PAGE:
Mesoeucrocodylia is a taxonomic subdivision within Crocodylia, erected by Whetstone & Whybrow (1983), and meant to include all taxa more derived than protosuchians. According to Benton and Clark (1988), the Mesoeucrocodylia was erected by Whetstone and Whybrow (1983) to include the traditional paraphyletic Mesosuchia as well as Eusuchia. This usage of the term is well illustrated by such recent publications as Larsson and Sues (2007), Sereno and Larsson (2009) or the synthetic crocodilian tree of Brochu et al. (2009); according to the Paleobiology Database (http://paleodb.org), Mesoeucrocodylia includes the following clades and taxa: Hsisosuchidae, Bergisuchus, Bernissartiidae, Dianchungosaurus, Libycosuchidae, Libycosuchus, Metasuchia, Neosuchia, Neuquensuchus, Pachycheilosuchus, Paralligatoridae, Pholidosauridae, Sebecosuchia, Teleosauridae, Trematochampsidae, Ziphosuchia.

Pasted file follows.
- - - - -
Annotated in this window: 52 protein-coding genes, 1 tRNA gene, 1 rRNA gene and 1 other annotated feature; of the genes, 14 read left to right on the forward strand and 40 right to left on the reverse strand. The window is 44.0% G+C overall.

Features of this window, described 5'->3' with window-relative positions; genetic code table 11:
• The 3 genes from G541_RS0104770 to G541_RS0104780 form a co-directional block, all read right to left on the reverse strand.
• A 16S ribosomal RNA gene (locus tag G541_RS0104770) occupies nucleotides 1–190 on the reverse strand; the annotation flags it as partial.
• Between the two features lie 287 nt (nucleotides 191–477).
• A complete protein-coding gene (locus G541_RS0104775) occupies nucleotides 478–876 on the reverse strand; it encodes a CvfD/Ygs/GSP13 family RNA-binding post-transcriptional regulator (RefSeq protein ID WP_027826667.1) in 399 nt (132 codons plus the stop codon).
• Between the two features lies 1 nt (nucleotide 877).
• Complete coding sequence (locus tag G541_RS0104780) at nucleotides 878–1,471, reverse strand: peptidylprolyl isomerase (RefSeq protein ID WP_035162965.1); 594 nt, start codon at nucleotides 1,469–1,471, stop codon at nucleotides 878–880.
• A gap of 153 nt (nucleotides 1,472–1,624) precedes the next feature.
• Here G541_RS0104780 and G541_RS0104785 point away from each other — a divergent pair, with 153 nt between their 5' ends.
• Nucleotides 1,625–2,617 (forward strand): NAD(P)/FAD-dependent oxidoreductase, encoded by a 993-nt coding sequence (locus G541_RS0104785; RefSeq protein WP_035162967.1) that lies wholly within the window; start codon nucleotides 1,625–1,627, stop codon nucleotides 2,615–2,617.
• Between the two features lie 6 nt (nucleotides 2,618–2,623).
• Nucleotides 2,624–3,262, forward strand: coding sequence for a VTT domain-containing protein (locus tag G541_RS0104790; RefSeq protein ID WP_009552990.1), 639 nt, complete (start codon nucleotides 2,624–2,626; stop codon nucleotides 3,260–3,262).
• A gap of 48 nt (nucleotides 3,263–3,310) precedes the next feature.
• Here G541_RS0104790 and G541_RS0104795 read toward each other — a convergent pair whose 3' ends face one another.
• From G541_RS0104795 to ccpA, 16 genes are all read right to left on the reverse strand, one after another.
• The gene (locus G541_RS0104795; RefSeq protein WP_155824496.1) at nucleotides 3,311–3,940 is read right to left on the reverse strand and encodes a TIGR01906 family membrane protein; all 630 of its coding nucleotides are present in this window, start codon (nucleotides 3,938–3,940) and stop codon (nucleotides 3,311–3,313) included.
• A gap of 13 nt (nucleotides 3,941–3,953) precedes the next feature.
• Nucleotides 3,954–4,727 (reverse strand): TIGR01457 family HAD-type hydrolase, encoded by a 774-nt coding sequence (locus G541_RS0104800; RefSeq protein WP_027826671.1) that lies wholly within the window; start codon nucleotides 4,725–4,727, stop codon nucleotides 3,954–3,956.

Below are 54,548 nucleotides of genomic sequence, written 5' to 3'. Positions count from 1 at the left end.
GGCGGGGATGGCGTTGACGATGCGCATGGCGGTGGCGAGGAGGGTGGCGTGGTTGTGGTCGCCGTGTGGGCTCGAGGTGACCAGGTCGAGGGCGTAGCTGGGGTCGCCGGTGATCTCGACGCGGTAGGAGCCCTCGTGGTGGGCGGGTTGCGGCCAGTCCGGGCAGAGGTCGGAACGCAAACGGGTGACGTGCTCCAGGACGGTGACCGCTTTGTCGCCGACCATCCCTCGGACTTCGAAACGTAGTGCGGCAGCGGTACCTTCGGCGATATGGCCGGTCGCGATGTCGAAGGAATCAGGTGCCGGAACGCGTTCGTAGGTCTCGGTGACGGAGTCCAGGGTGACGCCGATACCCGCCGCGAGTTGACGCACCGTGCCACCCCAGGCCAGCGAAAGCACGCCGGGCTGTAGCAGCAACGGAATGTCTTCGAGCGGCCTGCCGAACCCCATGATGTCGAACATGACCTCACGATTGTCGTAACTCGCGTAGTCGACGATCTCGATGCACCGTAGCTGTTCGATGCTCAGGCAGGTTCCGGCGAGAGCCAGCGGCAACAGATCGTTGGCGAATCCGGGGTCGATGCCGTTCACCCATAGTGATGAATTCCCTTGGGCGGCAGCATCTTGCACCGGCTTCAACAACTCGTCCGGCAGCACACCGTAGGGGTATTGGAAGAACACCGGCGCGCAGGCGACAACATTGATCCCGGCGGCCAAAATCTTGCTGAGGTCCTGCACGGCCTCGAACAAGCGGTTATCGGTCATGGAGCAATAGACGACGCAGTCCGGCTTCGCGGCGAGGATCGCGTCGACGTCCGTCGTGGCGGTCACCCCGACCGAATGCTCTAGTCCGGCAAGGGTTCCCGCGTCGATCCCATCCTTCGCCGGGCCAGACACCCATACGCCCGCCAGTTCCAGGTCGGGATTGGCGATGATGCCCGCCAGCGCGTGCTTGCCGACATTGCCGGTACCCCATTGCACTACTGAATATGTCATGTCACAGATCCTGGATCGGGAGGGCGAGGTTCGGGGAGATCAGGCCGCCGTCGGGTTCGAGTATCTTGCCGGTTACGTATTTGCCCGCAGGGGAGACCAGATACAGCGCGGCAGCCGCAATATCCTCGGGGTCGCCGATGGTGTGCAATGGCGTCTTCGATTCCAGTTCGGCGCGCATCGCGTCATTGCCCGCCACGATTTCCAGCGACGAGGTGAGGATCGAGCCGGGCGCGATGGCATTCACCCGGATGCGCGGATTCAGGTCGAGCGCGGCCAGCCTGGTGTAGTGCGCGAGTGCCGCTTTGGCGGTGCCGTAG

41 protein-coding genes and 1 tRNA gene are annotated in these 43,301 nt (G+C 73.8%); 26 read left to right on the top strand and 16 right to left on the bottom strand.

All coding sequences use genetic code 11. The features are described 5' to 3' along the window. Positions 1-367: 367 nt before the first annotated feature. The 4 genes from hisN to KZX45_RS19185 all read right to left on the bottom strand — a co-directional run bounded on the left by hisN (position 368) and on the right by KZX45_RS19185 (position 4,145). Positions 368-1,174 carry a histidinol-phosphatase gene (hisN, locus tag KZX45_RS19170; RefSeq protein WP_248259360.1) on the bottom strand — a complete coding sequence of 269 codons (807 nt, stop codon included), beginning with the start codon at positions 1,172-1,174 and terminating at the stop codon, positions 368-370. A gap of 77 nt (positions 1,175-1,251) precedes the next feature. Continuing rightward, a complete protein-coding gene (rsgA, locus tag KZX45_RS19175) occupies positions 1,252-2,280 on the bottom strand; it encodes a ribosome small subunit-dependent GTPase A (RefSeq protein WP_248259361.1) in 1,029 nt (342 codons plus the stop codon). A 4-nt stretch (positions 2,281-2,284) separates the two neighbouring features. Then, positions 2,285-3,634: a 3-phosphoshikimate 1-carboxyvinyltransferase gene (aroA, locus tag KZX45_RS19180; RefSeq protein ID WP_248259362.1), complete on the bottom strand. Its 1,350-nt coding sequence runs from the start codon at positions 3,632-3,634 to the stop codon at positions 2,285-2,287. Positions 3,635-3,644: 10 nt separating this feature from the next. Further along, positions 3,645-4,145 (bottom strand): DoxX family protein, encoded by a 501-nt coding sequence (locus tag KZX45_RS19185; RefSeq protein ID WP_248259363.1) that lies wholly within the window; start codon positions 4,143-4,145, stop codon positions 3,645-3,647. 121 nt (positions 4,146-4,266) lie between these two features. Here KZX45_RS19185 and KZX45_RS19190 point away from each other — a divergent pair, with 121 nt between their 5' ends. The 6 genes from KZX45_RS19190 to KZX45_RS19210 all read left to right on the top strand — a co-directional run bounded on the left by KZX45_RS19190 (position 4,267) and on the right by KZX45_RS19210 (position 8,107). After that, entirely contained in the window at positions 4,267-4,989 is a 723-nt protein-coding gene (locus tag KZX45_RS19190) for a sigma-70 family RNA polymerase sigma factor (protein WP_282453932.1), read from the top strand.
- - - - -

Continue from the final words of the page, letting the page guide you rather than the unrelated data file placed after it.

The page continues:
The available phylogenetic definition of Mesoeucrocodylia is that found in Sereno et al. (2005; http://www.taxonsearch.org), derived from and standardizing the usage of Sereno et al. (2001), respectively a stem-based taxon corresponding to “The most inclusive clade containing Crocodylus niloticus (Laurenti 1768) but not Protosuchus richardsoni (Brown 1933)”. This usage is conformable with the original intent of the name, if Protosuchia is considered monophyletic; however, many recent analyses (including, e.g., Pol et al. 2009 or Sereno and Larsson 2009) failed to recover a monophyletic Protosuchia, the different clades traditionally considered to be protosuchians being arrayed as successively more distant outgroups to a monophyletic Mesoeucrocodylia. Implementation of this strict definition of Mesoeucrocodylia is, however, difficult to apply; and, indeed, even Sereno and Larsson (2009) fail to comply to this definition since in their fig. 43 Mesoeucrocodylia is being figured as excluding Hsisosuchus while this same genus is shown as member of the Mesoeucrocodylia in their Fig. 3. Moreover, according to the above definition (adopted explicitly in the text of Sereno and Larsson 2009, Mesoeucrocodylia, as a stem-based taxon, should include all crocodyliforms close to Crocodylus than to Protosuchus; on the other hand, in their figure 43 (and the underlying analysis), Protosuchus is not used, being replaced as outgroup with Orthosuchus, along with another taxon usually included within the Protosuchia, Zosuchus. Based on their results, as represented in fig. 43, Zosuchus should also be considered a mesoeucrocodylian, being more closely related to Crocodylus than to Orthosuchus (that stands as a proxy for Protosuchus). This assertion would surely stand against “common wisdom” concerning the composition of “Protosuchia” and respectively Mesoeucrocodylia, and is indeed not suggested by the authors, since they mark the position of the mesoeucrocodylian clade slightly higher in the cladogram. To sum up, strict adhesion of the currently proposed definition of Mesoeucrocodylia (Sereno et al., 2005) would be both counterintuitive and counterproductive if, and when, “Protosuchia” will be found to be paraphyletic, removing many taxa traditionally regarded as protosuchians into the Mesoeucrocodylia.